Gottheimer Announces New Five-Point Green Action Plan

May 07, 2019
Press

Green Action Plan Aimed at Protecting Air, Water, and Open Space Today and for Future Generations

Today, Tuesday, May 7, 2019, U.S. Congressman Josh Gottheimer (NJ-5) announced his Five-Point Green Action Plan to ensure concrete steps are being taken to protect our air, water, and all of our open spaces today and for generations to come.

The five points of Gottheimer’s Green Action Plan include:

  1. Fighting for Clean, Lead-free Water in Our Schools and Communities 
  2. Protecting our Cherished Parks, Natural Treasures, and Open Spaces 
  3. Working Quickly and Globally to Tackle Climate Change
  4. Protecting the Jersey Shore from Off-shore Drilling
  5. Combating Toxic Dumping in Our Communities

Gottheimer’s Green Action Plan thinks big and sets significant, long-term goals for the climate. The Green Action Plan also reflects Gottheimer’s environmental record by taking practical steps that, by working together, can be achieved in the short term.

“We’ve laid out an aggressive agenda today, but every prong is doable, practical, and possible to accomplish right now. After all, protecting our environment should be something that everyone, Democrats and Republicans, should come together around,” said Congressman Josh Gottheimer (NJ-5). “Together, we can rid our schools of lead water, support the bipartisan fund to protect our Appalachian Trail and open spaces, work around the world to keep our air and water clean, stop off-shore drilling, and combat toxic dirt piles wherever they may be.”

“Congressman Gottheimer is continuing to deliver on his commitment to protecting New Jersey’s families and environment with the release of his Five-Point Green Action Plan,” said Ed Potosnak, Executive Director of New Jersey League of Conservation Voters. “Our children and grandchildren will benefit from Congressman Gottheimer’s bipartisan efforts to clean up legacy toxic pollution, combat climate change, protect our coastal economy, natural lands and coasts from off shore oil and gas exploitation, and safeguard clean drinking water.” 

“LCV applauds Representative Gottheimer for taking quick action to build upon the recent passage of the first pro-climate action bill in the U.S. House in almost a decade and putting forth a plan to protect New Jersey’s air and water for future generations,” said Tiernan Sittenfeld, the League of Conservation Voters Senior Vice President of Government Affairs. “Congressman Gottheimer’s continued leadership on the environment and public health is a benefit to every New Jersey family.”

“We are proud to be standing here with Congressman Gottheimer to work together to protect our environment. We are here in support of the Congressman’s Green Action Plan. He is becoming a leader for the environment on a national and state level by protecting open space, clean air, and clean water. He is leading the charge to combat New Jersey’s lead problem in our drinking water. The Congressman is also standing up to the Administration’s disastrous offshore drilling plan off our precious Jersey Shore,” said Jeff Tittel, Director of the New Jersey Sierra Club, at an event earlier today. “Congressman Gottheimer is also working with communities like Vernon to end their toxic nightmare of illegal dumping. He is taking the lead to work with our legislators and come up with a long-term fix to this problem in Vernon and many other places in New Jersey. He is working to make New Jersey and the country a better place environmentally.”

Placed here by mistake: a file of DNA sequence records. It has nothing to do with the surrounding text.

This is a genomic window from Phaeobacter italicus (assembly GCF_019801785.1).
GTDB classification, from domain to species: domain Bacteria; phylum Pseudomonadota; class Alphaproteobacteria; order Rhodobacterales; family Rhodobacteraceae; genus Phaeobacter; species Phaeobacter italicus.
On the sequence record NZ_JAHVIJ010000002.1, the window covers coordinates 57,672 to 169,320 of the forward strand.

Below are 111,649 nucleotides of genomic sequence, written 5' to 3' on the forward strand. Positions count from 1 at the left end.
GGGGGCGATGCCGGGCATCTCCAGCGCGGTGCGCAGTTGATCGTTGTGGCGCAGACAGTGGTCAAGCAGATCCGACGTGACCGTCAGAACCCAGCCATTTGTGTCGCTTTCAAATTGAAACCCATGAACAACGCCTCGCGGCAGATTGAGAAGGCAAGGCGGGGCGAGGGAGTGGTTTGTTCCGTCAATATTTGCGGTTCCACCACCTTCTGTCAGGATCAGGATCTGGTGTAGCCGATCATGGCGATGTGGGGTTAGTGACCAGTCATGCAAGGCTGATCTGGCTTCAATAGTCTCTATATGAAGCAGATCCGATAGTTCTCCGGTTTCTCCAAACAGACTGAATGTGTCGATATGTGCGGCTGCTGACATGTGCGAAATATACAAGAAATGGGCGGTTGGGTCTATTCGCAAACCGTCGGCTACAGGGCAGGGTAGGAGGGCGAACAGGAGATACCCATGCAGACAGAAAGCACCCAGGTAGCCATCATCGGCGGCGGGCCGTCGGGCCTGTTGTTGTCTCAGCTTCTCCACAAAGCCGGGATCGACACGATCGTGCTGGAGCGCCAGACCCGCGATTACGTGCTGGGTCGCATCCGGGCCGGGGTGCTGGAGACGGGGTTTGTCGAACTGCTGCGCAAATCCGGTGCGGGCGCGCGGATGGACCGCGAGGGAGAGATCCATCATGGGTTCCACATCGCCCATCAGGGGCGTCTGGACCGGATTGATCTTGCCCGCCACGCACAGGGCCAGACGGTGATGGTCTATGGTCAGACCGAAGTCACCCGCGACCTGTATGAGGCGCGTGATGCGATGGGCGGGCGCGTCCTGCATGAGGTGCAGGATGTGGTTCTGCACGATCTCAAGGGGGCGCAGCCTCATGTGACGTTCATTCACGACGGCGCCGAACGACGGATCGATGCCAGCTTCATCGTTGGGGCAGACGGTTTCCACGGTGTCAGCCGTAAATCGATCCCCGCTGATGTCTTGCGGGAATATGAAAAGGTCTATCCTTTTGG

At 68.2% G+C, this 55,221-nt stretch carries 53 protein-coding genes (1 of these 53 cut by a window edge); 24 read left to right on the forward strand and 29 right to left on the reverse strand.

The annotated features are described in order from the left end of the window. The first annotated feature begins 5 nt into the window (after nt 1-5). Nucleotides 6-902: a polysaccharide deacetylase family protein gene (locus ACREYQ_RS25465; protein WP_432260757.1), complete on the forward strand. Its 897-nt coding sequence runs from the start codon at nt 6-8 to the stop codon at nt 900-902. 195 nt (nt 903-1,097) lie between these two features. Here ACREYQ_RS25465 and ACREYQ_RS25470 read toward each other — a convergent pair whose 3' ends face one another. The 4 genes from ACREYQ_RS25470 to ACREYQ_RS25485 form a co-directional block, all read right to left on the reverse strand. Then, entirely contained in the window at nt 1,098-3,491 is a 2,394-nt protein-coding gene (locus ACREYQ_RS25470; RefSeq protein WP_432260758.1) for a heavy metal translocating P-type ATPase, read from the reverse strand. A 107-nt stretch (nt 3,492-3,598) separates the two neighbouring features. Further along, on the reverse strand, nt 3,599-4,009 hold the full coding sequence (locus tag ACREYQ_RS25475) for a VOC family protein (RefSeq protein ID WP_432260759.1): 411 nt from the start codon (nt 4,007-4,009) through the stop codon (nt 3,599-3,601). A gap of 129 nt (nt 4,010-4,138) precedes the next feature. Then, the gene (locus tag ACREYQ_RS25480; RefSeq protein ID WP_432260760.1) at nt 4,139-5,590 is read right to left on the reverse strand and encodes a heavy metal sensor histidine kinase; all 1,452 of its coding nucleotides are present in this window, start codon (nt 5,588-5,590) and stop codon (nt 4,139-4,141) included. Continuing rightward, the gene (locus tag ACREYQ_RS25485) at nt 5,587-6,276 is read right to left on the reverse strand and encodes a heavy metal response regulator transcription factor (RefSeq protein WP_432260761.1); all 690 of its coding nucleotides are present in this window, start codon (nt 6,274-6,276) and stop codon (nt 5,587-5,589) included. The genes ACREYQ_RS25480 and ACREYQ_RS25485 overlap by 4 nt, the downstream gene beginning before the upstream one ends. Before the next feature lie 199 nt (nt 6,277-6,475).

Read an overview of the legislation here.

Video of the announcement can be found here.

Gottheimer’s full remarks as prepared for delivery are below.

It’s great to be here in beautiful Alpine with you all today – I’m glad the sun pushed through the clouds. Thank you to Mayor Tomasko for having us in Alpine today. Thanks to my friend, Jeff Tittel, the Senior Chapter Director of the New Jersey Sierra Club, for being here this morning, for his regular counsel, and for all the work he does to keep our air and water clean – and for keeping all of our feet to the fire. I’d also like to thank, Ed Potosnak, the Executive Director of the New Jersey League of Conservation Voters, and for LCV’s important role here and in Washington, protecting open spaces here, and always pushing for smart solutions.

I am here this morning, in this breathtaking setting, to announce my Five-Point Green Action Plan — to ensure we are taking concrete steps to protect our air and water and all of our open spaces today and for generations to come. No more lead in our water fountains at school, no more toxic-laced dirt piles, no more go-it-alone climate policy, no drilling off of our Jersey shores.

Now, as ever, reaching this goal isn’t as simple as it sounds. After all, protecting our environment should be something that everyone, Democrats and Republicans, should all come together around. We should all agree that our ultimate goal is to get off of our dependence on foreign oil, to invest in alternative energy and new technologies, and to do whatever we practically can to keep our air and water clean. More than anything, like President Kennedy declared in his moonshot speech, we should all be thinking big and set significant, long-term goals for our climate, for alternative energies, and for our energy independence. If we don’t think big, we will never get there.

But, part of our environmental strategy, as my record reflects, must also include protecting our air and water and our parks and public spaces right now. We must take practical steps that, working together, we can achieve in the short term.  After all, if we cut off our oil supply now, or shut down our natural gas production, our country and economy would come to a screeching halt. We couldn’t light our schools and hospitals, drive our kids to baseball practice, or even run our solar panel factories.